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Published: June 17th 2018
Today I have become an Urban Explorer in the mountains! This is easily done in Bulgaria due to the declining population, the fall of communism and the failure of capitalism, resulting in an extremely high amount of derelict dwellings, factories and public buildings. Glyn and I had driven near to Mount Musala looking for moody, misty mountains (which we found) but ended up exploring what we think were derelict hotels, literally in the middle of nowhere.
We arrived in Borovets in the small hours of the night, having driven from Sofia, and after much confusion mixed with stroppy night receptionists, we eventually dragged our luggage past the only rowdy bar in the area and found our apartment. To Glyn's utmost horror, there was no bogroll and he was getting anxious about his morning poo. So he went back out into the night, just as the bar turned up the (crap) music, it being 4am, and had further altercations with the couldn't-give-a-shit receptionists (pun intended). A bit of arm waving and grumbling ensued, but Glyn did return proudly clutching one small but perfectly formed bogroll. We could now sleep soundly.
Understandably we didn't wake until gone 10am and took a
wander into Borovets. This didn't take long as the town is very small, with a couple of mammoth hotels, some holiday apartment blocks and tatty but cosy wooden bars, clubs and ski schools as Borovets is a ski resort. So yes, as it was pointed out in Bobby's Bar, we had come completely out of season and Bobby himself thought it odd because summer starts next week apparently. We came because it was very cheap, different and had plenty of mountain stuff, plus, as we now now, urban exploration - which can be done in the country, the definition requires only a derelict manmade building and you're set.
Bulgarian Bobby was playing the likes of the Red Hot Chilli Peppers, Metallica and Nirvana which attracted us into his bar for an early lunch, as the other places were either shut or pumping chav music. Mrs Bobby (I didn't get her name) is English and was extremely welcoming insisting we have shots of toffee vodka on the house despite it being just 11.30am. She and her mates were already on the beer sitting in the sun, chatting in both Bulgarian and English. Bobby claimed to be tee total and had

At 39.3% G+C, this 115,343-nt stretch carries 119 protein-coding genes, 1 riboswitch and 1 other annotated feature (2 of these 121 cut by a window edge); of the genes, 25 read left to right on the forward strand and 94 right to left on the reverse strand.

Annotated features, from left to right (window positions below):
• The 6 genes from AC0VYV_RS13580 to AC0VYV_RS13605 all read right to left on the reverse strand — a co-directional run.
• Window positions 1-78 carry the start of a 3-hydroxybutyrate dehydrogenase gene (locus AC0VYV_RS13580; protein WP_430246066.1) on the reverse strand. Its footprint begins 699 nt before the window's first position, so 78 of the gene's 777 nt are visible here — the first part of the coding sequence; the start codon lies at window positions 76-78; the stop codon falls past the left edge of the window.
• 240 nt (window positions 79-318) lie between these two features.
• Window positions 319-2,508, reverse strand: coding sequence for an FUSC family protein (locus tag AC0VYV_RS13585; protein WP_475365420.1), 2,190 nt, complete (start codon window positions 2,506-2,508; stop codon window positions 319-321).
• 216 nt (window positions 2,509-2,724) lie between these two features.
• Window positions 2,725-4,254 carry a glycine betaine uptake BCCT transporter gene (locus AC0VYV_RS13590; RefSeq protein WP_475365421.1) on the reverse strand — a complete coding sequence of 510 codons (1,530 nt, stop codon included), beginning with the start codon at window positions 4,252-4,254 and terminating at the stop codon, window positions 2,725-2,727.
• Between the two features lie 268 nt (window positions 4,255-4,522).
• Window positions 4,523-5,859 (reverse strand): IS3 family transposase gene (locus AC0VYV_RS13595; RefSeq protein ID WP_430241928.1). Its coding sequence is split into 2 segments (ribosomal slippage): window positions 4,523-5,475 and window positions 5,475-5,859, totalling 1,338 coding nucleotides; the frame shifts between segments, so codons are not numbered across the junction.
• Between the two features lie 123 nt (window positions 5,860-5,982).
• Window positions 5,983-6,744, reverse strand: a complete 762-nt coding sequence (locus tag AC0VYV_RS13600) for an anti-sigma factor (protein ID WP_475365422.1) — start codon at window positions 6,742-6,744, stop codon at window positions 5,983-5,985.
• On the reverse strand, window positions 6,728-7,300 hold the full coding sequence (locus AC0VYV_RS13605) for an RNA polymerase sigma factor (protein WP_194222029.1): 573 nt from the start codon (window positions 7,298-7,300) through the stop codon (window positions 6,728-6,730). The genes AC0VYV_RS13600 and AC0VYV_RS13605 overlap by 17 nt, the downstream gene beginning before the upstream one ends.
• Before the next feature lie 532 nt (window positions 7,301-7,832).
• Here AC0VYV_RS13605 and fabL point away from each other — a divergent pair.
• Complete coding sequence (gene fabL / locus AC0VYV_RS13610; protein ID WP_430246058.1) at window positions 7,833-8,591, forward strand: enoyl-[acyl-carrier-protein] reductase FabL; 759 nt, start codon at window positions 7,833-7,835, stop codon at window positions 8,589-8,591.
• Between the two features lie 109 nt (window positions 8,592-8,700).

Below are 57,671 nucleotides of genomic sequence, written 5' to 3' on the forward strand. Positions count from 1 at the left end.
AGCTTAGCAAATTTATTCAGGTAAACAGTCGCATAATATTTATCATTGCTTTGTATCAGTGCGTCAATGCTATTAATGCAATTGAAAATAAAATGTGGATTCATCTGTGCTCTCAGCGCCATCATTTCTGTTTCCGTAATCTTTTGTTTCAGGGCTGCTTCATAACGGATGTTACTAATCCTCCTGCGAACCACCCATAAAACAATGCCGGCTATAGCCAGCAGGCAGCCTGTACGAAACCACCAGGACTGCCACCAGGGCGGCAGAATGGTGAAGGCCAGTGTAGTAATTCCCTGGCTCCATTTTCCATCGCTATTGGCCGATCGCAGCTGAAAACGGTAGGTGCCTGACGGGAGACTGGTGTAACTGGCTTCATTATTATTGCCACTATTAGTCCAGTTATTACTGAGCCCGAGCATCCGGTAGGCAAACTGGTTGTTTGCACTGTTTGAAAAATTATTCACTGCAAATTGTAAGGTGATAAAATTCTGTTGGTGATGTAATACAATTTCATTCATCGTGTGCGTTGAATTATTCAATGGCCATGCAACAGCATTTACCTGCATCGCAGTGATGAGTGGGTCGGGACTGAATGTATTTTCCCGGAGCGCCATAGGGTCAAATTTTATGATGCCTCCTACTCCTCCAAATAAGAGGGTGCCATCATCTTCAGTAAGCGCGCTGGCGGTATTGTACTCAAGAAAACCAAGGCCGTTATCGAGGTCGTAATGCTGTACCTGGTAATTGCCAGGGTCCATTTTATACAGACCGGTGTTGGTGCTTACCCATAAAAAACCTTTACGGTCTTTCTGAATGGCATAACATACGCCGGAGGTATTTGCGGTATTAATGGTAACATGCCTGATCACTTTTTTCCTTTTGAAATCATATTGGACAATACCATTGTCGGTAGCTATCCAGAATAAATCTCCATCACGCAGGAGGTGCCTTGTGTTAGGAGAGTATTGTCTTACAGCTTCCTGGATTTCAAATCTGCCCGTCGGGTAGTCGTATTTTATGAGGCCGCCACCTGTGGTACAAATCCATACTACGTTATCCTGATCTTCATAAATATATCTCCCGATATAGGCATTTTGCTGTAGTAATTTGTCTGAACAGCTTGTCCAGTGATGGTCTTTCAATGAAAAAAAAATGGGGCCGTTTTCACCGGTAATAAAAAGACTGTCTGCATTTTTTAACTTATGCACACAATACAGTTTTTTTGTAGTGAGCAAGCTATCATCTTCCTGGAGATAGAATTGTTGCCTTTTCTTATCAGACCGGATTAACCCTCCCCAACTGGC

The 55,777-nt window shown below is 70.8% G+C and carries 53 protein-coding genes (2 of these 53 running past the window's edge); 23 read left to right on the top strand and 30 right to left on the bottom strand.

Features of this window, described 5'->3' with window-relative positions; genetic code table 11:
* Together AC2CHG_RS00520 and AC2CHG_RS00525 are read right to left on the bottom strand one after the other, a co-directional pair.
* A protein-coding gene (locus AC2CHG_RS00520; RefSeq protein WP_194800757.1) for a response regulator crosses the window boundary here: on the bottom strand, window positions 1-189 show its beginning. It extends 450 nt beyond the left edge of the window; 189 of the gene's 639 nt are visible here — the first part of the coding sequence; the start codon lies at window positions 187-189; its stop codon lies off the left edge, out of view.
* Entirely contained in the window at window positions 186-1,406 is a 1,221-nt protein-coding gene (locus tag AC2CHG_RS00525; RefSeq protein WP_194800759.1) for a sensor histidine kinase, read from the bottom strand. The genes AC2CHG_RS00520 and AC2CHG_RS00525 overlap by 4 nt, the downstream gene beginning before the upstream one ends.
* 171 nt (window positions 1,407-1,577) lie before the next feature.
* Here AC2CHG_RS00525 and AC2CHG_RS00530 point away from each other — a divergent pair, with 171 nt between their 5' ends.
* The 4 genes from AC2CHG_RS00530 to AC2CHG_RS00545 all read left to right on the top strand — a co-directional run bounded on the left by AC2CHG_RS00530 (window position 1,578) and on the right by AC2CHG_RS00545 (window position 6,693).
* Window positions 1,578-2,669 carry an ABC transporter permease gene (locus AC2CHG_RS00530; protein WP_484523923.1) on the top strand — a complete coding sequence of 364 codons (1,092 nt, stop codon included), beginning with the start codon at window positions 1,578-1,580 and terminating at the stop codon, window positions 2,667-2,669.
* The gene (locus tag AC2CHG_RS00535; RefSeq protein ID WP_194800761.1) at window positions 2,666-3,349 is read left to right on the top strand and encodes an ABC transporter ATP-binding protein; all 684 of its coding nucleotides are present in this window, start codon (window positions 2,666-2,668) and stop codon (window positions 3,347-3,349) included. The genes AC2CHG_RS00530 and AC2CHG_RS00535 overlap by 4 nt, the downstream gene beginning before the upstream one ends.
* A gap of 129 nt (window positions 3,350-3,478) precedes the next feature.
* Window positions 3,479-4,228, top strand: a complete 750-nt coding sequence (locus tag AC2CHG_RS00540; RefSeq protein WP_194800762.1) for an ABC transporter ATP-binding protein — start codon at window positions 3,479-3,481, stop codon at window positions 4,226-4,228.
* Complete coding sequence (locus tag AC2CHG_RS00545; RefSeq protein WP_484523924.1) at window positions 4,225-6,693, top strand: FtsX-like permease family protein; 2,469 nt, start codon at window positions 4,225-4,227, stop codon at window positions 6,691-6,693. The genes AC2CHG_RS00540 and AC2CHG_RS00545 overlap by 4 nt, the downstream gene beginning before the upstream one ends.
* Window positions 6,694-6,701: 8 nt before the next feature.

a shot of apple juice with Glyn. They taught us how to say cheers in Bulgarian and informed us that eye contact at this point is part of the culture, so I stared them out as I downed the free vodka.
Today is Glyn's birthday, so Mrs Bobby sorted us two cocktails, also on the house. Again mine was alcoholic, so I was doing well as it wasn't even midday yet. We ordered lunch as the rain arrived. And it was torrential, bouncing off the road and instantly soaking all who ventured out. We stayed safely under the huge brollies outside as it wasn't cold and ate a good lunch, had a beer and waited for the rain to stop. I went inside to use the loo and the Bobbies insisted I have another shot of a local spirit that was described to me as 'pretty disgusting', with a description like that I could hardly say no. I chugged it down whilst eyeballing Mrs Bobby as local tradition dictates, or they were having a laugh at my expense! Bobby then told me about how it was his birthday last night and he was dancing naked on the table with
only a helmet (ski helmet he said afterwards realising his faux pas). Bobby is a grey haired older man, once ski jumper for Bulgaria, who claimed previously that he was tee total and had just downed a shot. He and his wife were very welcoming and very happy together; I think getting drunk with them would be very 'interesting'.